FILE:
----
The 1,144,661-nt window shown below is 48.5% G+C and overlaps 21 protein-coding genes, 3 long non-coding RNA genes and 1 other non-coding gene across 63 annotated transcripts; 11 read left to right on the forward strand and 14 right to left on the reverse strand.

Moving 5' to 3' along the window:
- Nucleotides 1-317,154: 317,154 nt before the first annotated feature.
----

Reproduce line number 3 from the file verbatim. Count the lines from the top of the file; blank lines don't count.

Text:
- Nucleotides 1-317,154: 317,154 nt before the first annotated feature.